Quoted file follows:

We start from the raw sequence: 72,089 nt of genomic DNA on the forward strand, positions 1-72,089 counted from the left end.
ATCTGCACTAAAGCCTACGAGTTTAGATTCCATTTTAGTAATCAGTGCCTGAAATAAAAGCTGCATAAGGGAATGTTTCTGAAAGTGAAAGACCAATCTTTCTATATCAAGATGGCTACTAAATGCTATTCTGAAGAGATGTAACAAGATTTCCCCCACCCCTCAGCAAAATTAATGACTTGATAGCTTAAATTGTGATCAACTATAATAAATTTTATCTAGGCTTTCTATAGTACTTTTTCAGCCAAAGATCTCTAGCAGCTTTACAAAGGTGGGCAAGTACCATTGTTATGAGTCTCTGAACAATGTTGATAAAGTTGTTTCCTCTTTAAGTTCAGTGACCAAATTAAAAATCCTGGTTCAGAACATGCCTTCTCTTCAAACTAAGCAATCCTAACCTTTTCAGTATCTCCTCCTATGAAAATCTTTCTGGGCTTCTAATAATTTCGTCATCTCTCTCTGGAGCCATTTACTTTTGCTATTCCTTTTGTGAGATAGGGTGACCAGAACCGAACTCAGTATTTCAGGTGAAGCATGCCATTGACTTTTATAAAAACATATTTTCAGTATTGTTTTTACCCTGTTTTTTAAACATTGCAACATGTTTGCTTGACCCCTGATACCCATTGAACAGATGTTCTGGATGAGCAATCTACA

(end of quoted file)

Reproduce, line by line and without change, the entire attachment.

We start from the raw sequence: 72,089 nt of genomic DNA on the forward strand, positions 1-72,089 counted from the left end.
ATCTGCACTAAAGCCTACGAGTTTAGATTCCATTTTAGTAATCAGTGCCTGAAATAAAAGCTGCATAAGGGAATGTTTCTGAAAGTGAAAGACCAATCTTTCTATATCAAGATGGCTACTAAATGCTATTCTGAAGAGATGTAACAAGATTTCCCCCACCCCTCAGCAAAATTAATGACTTGATAGCTTAAATTGTGATCAACTATAATAAATTTTATCTAGGCTTTCTATAGTACTTTTTCAGCCAAAGATCTCTAGCAGCTTTACAAAGGTGGGCAAGTACCATTGTTATGAGTCTCTGAACAATGTTGATAAAGTTGTTTCCTCTTTAAGTTCAGTGACCAAATTAAAAATCCTGGTTCAGAACATGCCTTCTCTTCAAACTAAGCAATCCTAACCTTTTCAGTATCTCCTCCTATGAAAATCTTTCTGGGCTTCTAATAATTTCGTCATCTCTCTCTGGAGCCATTTACTTTTGCTATTCCTTTTGTGAGATAGGGTGACCAGAACCGAACTCAGTATTTCAGGTGAAGCATGCCATTGACTTTTATAAAAACATATTTTCAGTATTGTTTTTACCCTGTTTTTTAAACATTGCAACATGTTTGCTTGACCCCTGATACCCATTGAACAGATGTTCTGGATGAGCAATCTACA